Persistent fasting hyperglycaemia is more predictive of Type 2 diabetes than transient fasting hyperglycaemia
Article first published online: 19 JUN 2012
© 2011 The Authors. Diabetic Medicine © 2011 Diabetes UK
Volume 29, Issue 7, pages e75–e81, July 2012
How to Cite
Inoue, K., Inoue, M., Matsumoto, M. and Akimoto, K. (2012), Persistent fasting hyperglycaemia is more predictive of Type 2 diabetes than transient fasting hyperglycaemia. Diabetic Medicine, 29: e75–e81. doi: 10.1111/j.1464-5491.2011.03536.x
- Issue published online: 19 JUN 2012
- Article first published online: 19 JUN 2012
- Accepted manuscript online: 12 DEC 2011 02:01AM EST
- Accepted 6 December 2011
- cohort study;
- diabetes mellitus;
- fasting plasma glucose;
- persistent/transient fasting hyperglycaemia
Diabet. Med. 29, e75–e81 (2012)
Aims We investigated the value of persistent fasting hyperglycaemia as assessed by repeated elevated fasting plasma glucose in predicting the progression to diabetes.
Methods A retrospective cohort study was conducted from 1998 to 2006 inclusive among 7929 persons (37 742 person-years), with a mean age of 53.0 years at baseline. The cumulative incidence of diabetes was measured. A baseline and follow-up fasting plasma glucose were categorized as normal fasting glucose (< 5.56 mmol/l), or impaired fasting glucose (5.56–6.94 mmol/l).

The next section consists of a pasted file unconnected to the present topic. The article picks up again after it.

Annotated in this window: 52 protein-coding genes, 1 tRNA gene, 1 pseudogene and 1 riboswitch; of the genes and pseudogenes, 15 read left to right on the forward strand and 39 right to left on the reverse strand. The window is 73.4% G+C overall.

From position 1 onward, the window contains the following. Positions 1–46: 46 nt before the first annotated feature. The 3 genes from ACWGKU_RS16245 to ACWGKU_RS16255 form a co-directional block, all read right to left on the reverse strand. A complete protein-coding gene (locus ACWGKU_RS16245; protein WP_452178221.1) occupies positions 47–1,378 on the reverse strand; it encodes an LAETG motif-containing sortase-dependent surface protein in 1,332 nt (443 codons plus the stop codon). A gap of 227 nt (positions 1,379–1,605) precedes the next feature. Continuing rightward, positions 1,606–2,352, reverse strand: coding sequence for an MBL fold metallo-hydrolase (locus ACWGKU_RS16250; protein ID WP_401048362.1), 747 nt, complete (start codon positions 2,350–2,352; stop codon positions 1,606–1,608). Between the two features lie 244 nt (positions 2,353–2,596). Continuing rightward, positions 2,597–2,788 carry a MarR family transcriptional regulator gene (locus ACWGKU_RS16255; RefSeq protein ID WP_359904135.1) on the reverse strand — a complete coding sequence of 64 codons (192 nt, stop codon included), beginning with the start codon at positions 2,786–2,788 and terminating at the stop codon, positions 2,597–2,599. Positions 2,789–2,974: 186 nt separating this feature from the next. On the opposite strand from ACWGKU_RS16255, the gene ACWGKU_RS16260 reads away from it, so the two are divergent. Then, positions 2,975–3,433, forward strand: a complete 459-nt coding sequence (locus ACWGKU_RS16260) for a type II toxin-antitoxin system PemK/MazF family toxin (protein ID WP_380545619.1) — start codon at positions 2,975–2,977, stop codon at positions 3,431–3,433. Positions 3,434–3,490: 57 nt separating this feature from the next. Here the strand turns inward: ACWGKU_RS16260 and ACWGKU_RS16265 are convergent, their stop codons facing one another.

Results The cumulative incidence and incidence density of diabetes were 3.5% (275 cases) and 7.3 per 1000 person-years over a mean follow-up period of 4.8 years. The cumulative incidence of diabetes among subjects with impaired fasting glucose at both previous examinations (persistent impaired fasting glucose) was 30.4% (222/1518) compared with 0.6% (15/5063) of those with normal fasting glucose at both baseline and initial follow-up. The hazard ratios to develop diabetes, adjusted for possible confounders, was 37.10 (95% CI, 21.6–63.7) for persistent impaired fasting glucose versus persistent normal fasting glucose. Persistent impaired fasting glucose predicted diabetes at 80.7% (222/275) sensitivity and 83.1% (6358/7654) specificity, whereas first baseline impaired fasting glucose only predicted diabetes at 86.9% (239/275) sensitivity and 74.9% (5730/7654) specificity. The model using both previous fasting plasma glucose levels had a greater AUROC (area under receiver operating characteristic) than that using first baseline fasting plasma glucose only (0.92 vs. 0.88; P < 0.001).
Conclusions Repeated measurements of fasting plasma glucose better predicts incidence of diabetes than a single test. In particular, persistent fasting hyperglycaemia adds more substantial precision to the prediction of future diabetes than transient impaired fasting glucose. This combination is cost efficient and may be practical for early detection of high-risk individuals.